This approach of looking for modifier genes is one that biotech companies are interested in. “In pretty much every genetic disease, like Huntington’s, like ALS, there is a similar story,” said Frank Bennett, Ionis’ vice president for research. “We’re looking for modifier genes, trying to figure out whether they’re suitable drug targets or not.”
The huge, worldwide library of familial ALS blood samples is now kept in Dr. Robert Brown Jr.’s lab at the University of Massachusetts Medical School. He was instrumental in identifying some of the more common ALS-causing mutations, as well as the error in the FUS gene, and he’s now working on both Wave’s experiments and a gene therapy that his team has begun testing in patients. He hopes that these projects will help elucidate non-hereditary forms of the disease, too.
“Where do the falling dominoes converge? At what stage do the molecular … roads find a common pathway?” he said. “You’re going to have to treat at that level, otherwise you’re in highly personalized medicine where you’re treating each gene as its own disease.”
Dr. K knows that these projects — both others’ and his own — will extend longer than he has left in him, and he’s started quietly looking for a young neurologist who might inherit his obsession with these families. He’s 71, no longer the hiker he once was. He’s had some back surgery, has quit his second job, as chief of neurology at Lexington’s VA Medical Center.
Even so, his drive for more samples has become a kind of instinct. When he popped in to see another patient who happened to live in the Cumberland Gap area but had non-inherited ALS, and the family mentioned someone nearby who’d recently been diagnosed, Dr. K’s body stiffened, like a dog catching a scent. The same thing happened that evening, when the team was sitting having coffee, and a passerby — who was visiting his childhood home from Kansas — mentioned that his folks were originally from Ewing.
The team had laughed about it over dinner: Everyone could see Dr. K restraining himself, trying not to ask the man about any relatives with ALS. But later, as the clock inched toward midnight, he stood under a streetlamp outside the hotel, thinking about the family reunion that would take place the next day.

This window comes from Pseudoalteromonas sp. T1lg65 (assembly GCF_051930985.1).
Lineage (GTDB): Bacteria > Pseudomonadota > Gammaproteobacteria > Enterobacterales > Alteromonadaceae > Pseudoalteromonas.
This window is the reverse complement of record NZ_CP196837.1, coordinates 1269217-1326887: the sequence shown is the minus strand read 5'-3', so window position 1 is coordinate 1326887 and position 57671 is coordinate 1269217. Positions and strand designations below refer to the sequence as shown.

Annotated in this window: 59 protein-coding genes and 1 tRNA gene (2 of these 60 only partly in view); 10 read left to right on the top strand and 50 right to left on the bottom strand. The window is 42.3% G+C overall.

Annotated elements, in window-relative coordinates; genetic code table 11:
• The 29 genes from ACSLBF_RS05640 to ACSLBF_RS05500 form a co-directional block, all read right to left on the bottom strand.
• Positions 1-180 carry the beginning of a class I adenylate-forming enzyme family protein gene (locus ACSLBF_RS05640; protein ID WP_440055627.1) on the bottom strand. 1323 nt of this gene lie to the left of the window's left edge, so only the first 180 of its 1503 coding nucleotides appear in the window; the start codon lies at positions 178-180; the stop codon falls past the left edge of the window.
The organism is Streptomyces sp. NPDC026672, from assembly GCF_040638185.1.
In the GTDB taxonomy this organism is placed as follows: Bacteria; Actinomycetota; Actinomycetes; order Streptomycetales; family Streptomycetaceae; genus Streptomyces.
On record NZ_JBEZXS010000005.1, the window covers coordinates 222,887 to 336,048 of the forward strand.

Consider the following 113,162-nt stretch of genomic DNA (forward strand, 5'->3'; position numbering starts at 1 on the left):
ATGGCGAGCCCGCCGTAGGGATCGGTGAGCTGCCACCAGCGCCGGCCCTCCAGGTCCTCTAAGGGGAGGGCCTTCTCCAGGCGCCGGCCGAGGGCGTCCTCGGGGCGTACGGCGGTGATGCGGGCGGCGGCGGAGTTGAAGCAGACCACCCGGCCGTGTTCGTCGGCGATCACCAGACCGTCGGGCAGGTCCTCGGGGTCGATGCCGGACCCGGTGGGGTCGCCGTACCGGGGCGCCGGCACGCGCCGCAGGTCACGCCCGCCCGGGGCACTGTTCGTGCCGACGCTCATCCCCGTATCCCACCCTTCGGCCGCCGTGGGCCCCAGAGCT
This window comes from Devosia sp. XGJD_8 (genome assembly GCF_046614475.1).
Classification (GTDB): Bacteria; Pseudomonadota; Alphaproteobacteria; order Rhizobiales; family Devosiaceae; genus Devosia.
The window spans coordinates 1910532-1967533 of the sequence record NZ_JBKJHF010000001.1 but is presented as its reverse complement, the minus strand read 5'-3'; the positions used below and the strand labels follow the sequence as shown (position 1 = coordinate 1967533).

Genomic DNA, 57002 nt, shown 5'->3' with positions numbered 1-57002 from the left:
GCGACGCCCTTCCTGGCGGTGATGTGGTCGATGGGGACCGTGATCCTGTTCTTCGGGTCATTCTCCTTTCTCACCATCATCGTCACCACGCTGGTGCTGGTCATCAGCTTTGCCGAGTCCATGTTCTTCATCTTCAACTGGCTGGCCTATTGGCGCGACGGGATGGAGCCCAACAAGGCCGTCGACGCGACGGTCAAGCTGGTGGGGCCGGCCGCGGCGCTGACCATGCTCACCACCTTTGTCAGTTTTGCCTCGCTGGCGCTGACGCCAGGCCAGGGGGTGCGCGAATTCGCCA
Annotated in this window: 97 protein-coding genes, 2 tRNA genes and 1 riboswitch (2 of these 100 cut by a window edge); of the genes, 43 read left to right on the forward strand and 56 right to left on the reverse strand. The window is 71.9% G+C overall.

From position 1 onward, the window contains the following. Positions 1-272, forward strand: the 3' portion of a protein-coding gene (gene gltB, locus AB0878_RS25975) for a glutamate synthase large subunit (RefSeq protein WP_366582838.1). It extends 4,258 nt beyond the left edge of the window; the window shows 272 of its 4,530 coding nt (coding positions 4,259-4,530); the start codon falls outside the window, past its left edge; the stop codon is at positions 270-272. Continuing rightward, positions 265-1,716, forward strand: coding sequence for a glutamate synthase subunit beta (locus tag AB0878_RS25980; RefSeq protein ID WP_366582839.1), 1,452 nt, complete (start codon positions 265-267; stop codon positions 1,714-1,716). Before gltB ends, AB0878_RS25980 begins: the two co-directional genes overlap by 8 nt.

“We just don’t know,” he said. A moth, drawn by the light, was fluttering around his feet. “There could be 10 people. There could be three. It could just be us, eating our sandwiches.”
On the morning of the Keyes family reunion, Taylor sat in the passenger seat of the Prius, making a wish list for that afternoon. Like much of the trip, this day would be suffused with a sense of déjà vu: They had been here years before, for the same event. Now, she was trying to remember who’d been missing then, whose samples she was hoping to collect this time around. “Tinsley didn’t come,” she said. “And Deborah has never come. We could always hope she comes. And I need to get a birthdate on one of the grandsons.”
“We might not get very much,” Dr. K said, as if reminding himself.
“It’s nice to make a connection,” Taylor said.
The melancholy was audible in her voice. What makes her work pleasurable is also what makes it hard: Tracking familial disease meant tracking families, and every branch is complicated in its own way. There were spats and scheduling problems, divorces and custody battles, siblings scattered across state lines. Even when you did get invited to a family reunion, it was hard to know what you would find.
Harrogate City Park sits a few miles south of Cumberland Gap. Besides the green hint of mountains on the horizon, when Taylor and Dr. K arrived, it might have been a city park in any corner of America on any Sunday afternoon. Toddlers padded through a fountain, splashing, shrieking. Kids wriggled their way over climbing frames. Families celebrated birthdays with sheet cake and balloons.
The Keyes clan fit right in. They’d chosen a picnic shelter with an abandoned bird’s nest in the rafters, laying out pulled pork and fried chicken, potato salad and beans, a glistening tray of deviled eggs. Carloads of relations kept pulling up, from Maynardville and Cumberland Gap in Tennessee, and from Georgetown, Louisville, Glasgow, and Middlesboro, in Kentucky. They had come, in a sense, to restore something that had been lost. Some of the eight siblings had spent their early years in Michigan, where their dad had worked at a Ford plant, but the area near Cumberland Gap always felt like home. Once they were grown, this was the place they returned to once a year, to eat off paper plates and horse around and catch up.